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Wednesday, 06 February 2013 14:54

Oil lamps have long history of lighting the way

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mtn voicesSurprisingly, a recent column about wood-burning cookstoves attracted as much attention as anything I’ve written for years. Folks who live in The Smoky Mountain News distribution area and can pick up the print edition were the most numerous e-mail correspondents, of course. But a lot of people outside of the region must read the publication online as well because at least 10 people living in different parts of the country contacted me to reminisce about their woodstove experiences.

None of the people here or abroad had anything but pleasant memories. None seemed to recall the days when the chimney smoked or there was no dry wood ... or no wood at all. They remembered grandma baking bread or a Thanksgiving turkey baking in the oven or canning vegetables in the fall. Several reported they are still using wood-burning cookstoves, at least on a part-time basis, but for most, they are a part of the nostalgic past. Best of all, two people said they liked my “Woodstove” poem.

So coming up with the topic for this week’s column was a no-brainer. As with cookstoves, Elizabeth and I have been lighting our home with oil lamps for 30 years. Are there people out there who are nostalgic about oil lamps? I’m betting on it.

The story oft how we first started using woodstoves and oil lamps is both complicated and boring, so I’ll spare you the details. Using them isn’t a big deal. Lots of folks living in the Smokies region today grew up that way. And most folks today would much rather use electric or gas burners and switch on the electric lights. But in many ways that count our lives have been enhanced by doing the opposite.  

I don’t know when the first oil lamps arrived here in the mountains. It must have been well before cast-iron wood-burning cookstoves arrived. And before lamps, of course, there was firelight and candle light.

About 20 years ago, I purchased in a used bookshop a little 45-page pamphlet by Cecil A. Matthews titled Discovering Oil Lamps. It was published in 1972 in England. Most of Discovering Oil Lamps is devoted to illustrations and descriptions of lamp types and paraphernalia. Most are various types of table lamps, including lamps mounted on arm extensions for reading. The floor lamps are very elegant. Harp lamps hang from the ceiling on short metal supports, whereas suspension lamps hang on extended chains. Bracket lamps are mounted on walls, some with swinging arms. One of the piano lamps is mounted on a gooseneck arm so that light could be reflected onto sheet music. Then there are various hand lamps used in the same manner as flashlights.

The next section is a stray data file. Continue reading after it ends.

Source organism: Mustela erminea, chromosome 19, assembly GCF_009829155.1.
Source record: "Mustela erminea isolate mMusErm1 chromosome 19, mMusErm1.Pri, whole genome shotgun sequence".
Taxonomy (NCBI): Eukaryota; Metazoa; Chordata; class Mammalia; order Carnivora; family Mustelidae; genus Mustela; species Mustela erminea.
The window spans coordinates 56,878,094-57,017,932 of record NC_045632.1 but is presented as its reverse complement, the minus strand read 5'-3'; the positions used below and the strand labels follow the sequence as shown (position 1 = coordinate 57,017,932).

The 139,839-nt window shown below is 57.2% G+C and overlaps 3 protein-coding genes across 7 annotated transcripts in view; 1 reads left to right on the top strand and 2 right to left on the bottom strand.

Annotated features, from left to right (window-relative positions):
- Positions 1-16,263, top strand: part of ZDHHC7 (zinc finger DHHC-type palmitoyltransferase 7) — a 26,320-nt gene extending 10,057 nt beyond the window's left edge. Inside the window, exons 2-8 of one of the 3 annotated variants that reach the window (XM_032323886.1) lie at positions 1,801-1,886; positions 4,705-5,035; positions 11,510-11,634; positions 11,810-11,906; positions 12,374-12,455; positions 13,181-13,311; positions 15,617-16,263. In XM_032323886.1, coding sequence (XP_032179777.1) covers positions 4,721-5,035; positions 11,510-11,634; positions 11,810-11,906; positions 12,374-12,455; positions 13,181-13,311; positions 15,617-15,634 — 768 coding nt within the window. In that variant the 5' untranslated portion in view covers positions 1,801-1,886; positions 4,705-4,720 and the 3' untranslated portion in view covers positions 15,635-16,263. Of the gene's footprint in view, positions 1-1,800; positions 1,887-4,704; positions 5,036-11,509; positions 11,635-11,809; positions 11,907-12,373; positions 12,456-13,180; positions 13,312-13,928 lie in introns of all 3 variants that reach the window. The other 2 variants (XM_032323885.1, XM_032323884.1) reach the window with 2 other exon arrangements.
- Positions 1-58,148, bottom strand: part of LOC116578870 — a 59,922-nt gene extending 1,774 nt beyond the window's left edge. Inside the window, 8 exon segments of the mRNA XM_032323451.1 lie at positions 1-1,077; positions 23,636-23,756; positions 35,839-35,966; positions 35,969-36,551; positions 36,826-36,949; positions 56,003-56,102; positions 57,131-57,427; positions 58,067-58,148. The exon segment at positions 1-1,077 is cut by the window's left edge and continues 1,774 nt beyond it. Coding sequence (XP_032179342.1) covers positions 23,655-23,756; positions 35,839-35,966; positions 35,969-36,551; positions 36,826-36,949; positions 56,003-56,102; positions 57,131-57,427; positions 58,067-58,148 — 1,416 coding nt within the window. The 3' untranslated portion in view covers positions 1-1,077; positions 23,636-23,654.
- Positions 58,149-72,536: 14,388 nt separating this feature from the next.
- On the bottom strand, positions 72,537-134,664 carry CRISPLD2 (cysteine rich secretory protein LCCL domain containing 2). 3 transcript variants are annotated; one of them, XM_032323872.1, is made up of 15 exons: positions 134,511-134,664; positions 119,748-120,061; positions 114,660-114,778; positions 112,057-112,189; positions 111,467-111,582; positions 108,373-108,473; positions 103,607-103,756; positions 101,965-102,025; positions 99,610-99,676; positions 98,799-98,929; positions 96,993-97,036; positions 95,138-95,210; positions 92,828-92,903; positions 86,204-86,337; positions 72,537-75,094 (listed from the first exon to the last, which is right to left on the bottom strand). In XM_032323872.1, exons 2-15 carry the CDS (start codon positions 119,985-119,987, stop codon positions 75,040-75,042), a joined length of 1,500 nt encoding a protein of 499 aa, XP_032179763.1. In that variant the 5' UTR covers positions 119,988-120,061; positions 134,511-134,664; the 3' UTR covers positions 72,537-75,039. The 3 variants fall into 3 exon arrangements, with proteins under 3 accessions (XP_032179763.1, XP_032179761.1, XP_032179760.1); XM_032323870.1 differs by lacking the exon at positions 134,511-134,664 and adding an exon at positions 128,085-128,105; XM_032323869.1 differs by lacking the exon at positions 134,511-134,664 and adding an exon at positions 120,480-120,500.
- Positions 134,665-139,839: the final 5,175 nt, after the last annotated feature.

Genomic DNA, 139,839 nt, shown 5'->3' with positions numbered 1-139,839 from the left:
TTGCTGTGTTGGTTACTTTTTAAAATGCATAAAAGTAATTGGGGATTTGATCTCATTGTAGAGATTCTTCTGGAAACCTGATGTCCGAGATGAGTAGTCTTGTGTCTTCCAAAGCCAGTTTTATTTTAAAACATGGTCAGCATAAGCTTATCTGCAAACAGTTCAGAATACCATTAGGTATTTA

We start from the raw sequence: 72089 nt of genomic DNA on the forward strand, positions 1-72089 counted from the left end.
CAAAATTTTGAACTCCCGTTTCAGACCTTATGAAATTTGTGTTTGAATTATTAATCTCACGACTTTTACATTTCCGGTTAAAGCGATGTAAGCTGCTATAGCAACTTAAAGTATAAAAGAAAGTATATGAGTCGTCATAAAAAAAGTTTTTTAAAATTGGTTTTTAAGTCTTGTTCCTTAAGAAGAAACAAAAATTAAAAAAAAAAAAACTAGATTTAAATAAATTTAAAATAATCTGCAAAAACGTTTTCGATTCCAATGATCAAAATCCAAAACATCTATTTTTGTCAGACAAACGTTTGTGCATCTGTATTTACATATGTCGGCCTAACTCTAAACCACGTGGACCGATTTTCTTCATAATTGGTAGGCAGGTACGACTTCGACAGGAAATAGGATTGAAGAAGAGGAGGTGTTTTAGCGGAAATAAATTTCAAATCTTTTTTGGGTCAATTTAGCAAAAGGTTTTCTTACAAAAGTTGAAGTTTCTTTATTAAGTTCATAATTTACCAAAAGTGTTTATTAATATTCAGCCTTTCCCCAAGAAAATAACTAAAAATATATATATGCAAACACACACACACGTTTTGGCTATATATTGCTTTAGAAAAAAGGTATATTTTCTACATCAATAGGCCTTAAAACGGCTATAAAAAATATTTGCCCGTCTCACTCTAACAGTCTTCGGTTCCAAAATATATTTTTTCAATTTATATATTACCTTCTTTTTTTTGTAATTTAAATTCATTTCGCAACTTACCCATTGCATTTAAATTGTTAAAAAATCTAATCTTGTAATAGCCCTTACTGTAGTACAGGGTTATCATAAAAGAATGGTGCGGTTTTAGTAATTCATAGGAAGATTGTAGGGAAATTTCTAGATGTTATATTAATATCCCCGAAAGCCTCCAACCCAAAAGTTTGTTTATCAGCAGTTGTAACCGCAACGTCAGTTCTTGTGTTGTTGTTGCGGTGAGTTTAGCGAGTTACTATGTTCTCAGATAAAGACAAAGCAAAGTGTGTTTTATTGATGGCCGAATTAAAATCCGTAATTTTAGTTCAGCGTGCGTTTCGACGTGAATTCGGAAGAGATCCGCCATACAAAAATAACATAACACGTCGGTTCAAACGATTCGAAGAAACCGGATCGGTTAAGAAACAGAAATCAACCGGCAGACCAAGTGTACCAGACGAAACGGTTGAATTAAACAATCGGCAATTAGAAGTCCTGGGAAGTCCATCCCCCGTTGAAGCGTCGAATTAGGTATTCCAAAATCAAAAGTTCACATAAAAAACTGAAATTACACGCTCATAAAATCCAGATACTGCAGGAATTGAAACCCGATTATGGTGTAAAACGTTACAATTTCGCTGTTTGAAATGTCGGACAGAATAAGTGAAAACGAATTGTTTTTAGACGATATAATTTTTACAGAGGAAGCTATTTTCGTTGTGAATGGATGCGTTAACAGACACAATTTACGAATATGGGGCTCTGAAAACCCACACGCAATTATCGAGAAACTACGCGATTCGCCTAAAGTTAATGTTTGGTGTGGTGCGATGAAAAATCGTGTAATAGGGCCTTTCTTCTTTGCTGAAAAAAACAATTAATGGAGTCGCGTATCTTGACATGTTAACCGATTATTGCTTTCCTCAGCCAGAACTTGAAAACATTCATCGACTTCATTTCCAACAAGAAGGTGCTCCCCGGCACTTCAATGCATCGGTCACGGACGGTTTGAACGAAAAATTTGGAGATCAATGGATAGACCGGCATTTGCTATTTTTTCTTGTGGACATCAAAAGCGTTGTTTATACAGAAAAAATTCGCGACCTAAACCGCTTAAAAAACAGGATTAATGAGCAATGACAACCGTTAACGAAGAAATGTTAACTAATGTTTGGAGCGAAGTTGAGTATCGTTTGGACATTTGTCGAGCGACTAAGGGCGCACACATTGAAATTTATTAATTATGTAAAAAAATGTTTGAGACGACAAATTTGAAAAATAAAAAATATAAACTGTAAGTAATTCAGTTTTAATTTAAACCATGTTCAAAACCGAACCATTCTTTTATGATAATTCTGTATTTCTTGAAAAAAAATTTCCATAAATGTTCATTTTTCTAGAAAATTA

We have found that the tinted kerosene mandated by the state several years ago is hopeless. We could barely light and keep our lamps going with that crud. We always go to one of the local stations selling K-1 fuel oil.

I have but one hard and fast rule regarding oil lamps. It’s called The Ellison Rule For Lamp Placement & Adjustment. Always position a lamp so that the wick adjustment mechanism is on the right side if you’re right-handed or on the left side if you’re left-handed. Doesn’t that make perfect sense? You just reach out and adjust the wick without having to first rearrange the lamp. Both Elizabeth and I are right-handed. It follows that all of the lamps in our home should be placed with adjustment mechanisms on the right side, doesn’t it? Does Elizabeth follow this rule? No. She almost invariably places them reversed so as to bother me.

Lamplight is a softly luminescent light. Our combined kitchen and sitting area comes to life once the lamps are lit. Many evenings at dusk I cross the bridge in front of our house and walk down into the pasture. Looking back across the creek, I can see blue woodsmoke spiraling upward from the chimney and the windows of our home glowing with lamplight.

Editor’s note: This column first appeared in The Smoky Mountain News in February 2003.

George Ellison wrote the biographical introductions for the reissues of two Appalachian classics: Horace Kephart’s Our Southern Highlanders and James Mooney’s History, Myths, and Sacred Formulas of the Cherokees. In June 2005, a selection of his Back Then columns was published by The History Press in Charleston as Mountain Passages: Natural and Cultural History of Western North Carolina and the Great Smoky Mountains. Readers can contact him at P.O. Box 1262, Bryson City, N.C., 28713, or at This email address is being protected from spambots. You need JavaScript enabled to view it. .    

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